[0017] The first preferred embodiments circumvent the previous drawback of conventional IC methods by realizing that 3GPP users coexisting with HSDPA users typically employ orthogonal codes with SFs larger than the SF used by the multicodes for HSDPA transmission. In particular, let S denote the set of orthogonal codes with the SF employed by HSDPA, SH denote the subset of codes in S used by HSDPA, and by {haeck over (S)}H the remaining codes in S (i.e., S=SH U {haeck over (S)}H). Since the HSDPA transmission may use nearly all codes in S (with the exception of the codes being roots in the code tree of common forward link channels such as the pilot channel CPICH), the HSDPA UE receiver is capable to despread all codes in S. Therefore, despreading with all codes in S does not add to the complexity of the HSDPA UE. The HSDPA UE knows of the codes in SH, because they comprise its assigned multicodes, and can therefore deduce the codes in {haeck over (S)}H.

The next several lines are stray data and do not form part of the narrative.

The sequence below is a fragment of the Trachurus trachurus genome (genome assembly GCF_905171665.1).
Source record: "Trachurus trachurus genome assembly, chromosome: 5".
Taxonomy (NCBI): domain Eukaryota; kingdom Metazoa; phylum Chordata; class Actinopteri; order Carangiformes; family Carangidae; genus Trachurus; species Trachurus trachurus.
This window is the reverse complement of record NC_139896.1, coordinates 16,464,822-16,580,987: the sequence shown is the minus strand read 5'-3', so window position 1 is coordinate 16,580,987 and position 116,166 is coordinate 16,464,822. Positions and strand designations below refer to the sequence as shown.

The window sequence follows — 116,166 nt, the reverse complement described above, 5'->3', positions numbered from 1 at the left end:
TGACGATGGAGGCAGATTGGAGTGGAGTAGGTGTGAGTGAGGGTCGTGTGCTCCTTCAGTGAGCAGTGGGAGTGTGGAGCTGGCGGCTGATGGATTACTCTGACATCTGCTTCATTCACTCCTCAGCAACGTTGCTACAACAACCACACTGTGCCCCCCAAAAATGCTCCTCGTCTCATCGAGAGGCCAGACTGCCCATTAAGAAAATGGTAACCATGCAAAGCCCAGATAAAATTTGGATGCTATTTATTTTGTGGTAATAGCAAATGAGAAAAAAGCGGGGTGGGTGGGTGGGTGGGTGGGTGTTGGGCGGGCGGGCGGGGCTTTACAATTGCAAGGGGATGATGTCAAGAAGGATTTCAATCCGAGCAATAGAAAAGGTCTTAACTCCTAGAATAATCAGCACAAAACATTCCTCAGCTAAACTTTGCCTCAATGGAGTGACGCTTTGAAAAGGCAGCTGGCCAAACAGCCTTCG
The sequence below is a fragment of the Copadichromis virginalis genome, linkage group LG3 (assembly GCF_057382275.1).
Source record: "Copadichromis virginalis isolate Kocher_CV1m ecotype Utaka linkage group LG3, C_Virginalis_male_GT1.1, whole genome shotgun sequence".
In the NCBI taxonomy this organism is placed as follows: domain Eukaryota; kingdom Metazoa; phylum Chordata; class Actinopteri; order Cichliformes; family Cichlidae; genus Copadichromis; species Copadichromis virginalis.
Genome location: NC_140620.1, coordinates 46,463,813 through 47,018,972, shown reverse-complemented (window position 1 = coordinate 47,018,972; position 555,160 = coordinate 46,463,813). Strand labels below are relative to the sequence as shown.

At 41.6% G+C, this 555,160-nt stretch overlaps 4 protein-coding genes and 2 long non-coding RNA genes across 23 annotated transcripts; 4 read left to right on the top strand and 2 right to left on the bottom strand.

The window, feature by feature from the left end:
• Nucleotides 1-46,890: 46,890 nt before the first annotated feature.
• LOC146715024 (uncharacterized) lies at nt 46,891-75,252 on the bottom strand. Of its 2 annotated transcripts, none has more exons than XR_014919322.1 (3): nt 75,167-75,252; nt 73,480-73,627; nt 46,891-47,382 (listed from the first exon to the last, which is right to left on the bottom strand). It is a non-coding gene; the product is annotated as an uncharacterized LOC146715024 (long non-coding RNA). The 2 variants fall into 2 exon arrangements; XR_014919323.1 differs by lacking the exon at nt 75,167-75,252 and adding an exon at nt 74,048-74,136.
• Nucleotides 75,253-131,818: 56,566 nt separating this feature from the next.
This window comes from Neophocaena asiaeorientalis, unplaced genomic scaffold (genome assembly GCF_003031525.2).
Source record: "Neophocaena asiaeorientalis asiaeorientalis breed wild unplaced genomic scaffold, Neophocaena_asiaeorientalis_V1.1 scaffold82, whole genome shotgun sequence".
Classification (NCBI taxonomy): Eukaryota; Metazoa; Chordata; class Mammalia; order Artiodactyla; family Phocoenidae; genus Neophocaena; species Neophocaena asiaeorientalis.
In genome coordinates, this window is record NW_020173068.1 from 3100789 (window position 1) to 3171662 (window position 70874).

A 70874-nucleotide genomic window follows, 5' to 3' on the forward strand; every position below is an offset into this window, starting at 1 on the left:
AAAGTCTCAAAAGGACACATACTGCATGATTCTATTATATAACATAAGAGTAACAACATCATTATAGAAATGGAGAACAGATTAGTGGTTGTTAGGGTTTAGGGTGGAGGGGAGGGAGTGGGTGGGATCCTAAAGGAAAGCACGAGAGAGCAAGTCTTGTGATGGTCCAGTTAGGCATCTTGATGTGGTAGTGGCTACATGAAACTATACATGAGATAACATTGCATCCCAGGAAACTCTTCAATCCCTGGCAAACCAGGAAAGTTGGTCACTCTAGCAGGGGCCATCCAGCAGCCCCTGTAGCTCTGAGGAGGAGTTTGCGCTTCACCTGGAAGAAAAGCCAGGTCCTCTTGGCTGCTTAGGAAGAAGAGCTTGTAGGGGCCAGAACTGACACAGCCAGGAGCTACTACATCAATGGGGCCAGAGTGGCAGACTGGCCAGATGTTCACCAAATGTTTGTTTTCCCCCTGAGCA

[0018] The first preferred embodiment IC methods include despreading with the codes in {haeck over (S)}H and subsequent (weighted) multipath combining or any other detection approach. An individual decision (e.g., hard, soft, clipped, thresholded, etc.) can be made for the information bit corresponding to each code in SH. Then, using knowledge of the corresponding scrambling and spreading codes and a channel estimate obtained, for example, using the pilot signal, each multicode signal can be regenerated and subtracted from the received signal. The preferred embodiment methods also perform despreading and combining for all codes in {haeck over (S)}H (except possibly for the all-zero code which is only used by the common pilot signal which can be readily removed from the received signal for the detection of the information bearing signal components). These codes in {haeck over (S)}H may or may not be root codes of the codes used by the remaining interferers. The ones that are comprise the building block of the spreading codes used by those interferers. The spreading codes used by interferers are generated as concatenations of the root code in {haeck over (S)}H and its opposite. As a consequence, the combined interference of signals having spreading codes partly comprising any code in {haeck over (S)}H can be quantified with respect to that code. Since the spreading codes of all interfering signals partly comprise a code in {haeck over (S)}H, all interference can be quantified based on codes in {haeck over (S)}H. This interference can then be removed by spreading the soft despread value for each code in {haeck over (S)}H with that same code and subtracting the result from the received signal. No knowledge of the individual spreading codes, the individual information symbols, or the (relative) power of the interferers is needed. This is because the interference the signals assigned to the user of interest experience after despreading from signals assigned to other users can be fully quantified by the code in {haeck over (S)}H serving as the root code. More than one signals assigned to other users may have the same root code in {haeck over (S)}H and more than one codes in {haeck over (S)}H may be the root code to codes used by other users. All that the receiver of the user of interest needs to know is the total interference corresponding to a code in {haeck over (S)}H and not the individual interference created by signals having that particular code in {haeck over (S)}H as their root code. For the same reasons, the receiver of interest does not need to estimate the individual information symbols of the signals assigned to other users; only a soft decision value for the aggregate signal using a code in {haeck over (S)}H is needed.